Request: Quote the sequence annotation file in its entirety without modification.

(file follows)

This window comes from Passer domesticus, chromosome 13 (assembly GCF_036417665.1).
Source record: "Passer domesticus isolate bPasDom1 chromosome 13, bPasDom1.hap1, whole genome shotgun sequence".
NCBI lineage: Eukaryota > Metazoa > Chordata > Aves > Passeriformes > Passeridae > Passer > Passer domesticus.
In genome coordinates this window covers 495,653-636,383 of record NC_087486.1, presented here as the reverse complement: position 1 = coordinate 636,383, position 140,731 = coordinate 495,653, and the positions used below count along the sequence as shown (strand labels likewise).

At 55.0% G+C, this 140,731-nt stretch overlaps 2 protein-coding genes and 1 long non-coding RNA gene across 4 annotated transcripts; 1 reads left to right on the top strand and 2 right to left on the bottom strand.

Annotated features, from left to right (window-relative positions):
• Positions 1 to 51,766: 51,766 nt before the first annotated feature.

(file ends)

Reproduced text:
This window comes from Passer domesticus, chromosome 13 (assembly GCF_036417665.1).
Source record: "Passer domesticus isolate bPasDom1 chromosome 13, bPasDom1.hap1, whole genome shotgun sequence".
NCBI lineage: Eukaryota > Metazoa > Chordata > Aves > Passeriformes > Passeridae > Passer > Passer domesticus.
In genome coordinates this window covers 495,653-636,383 of record NC_087486.1, presented here as the reverse complement: position 1 = coordinate 636,383, position 140,731 = coordinate 495,653, and the positions used below count along the sequence as shown (strand labels likewise).

At 55.0% G+C, this 140,731-nt stretch overlaps 2 protein-coding genes and 1 long non-coding RNA gene across 4 annotated transcripts; 1 reads left to right on the top strand and 2 right to left on the bottom strand.

Annotated features, from left to right (window-relative positions):
• Positions 1 to 51,766: 51,766 nt before the first annotated feature.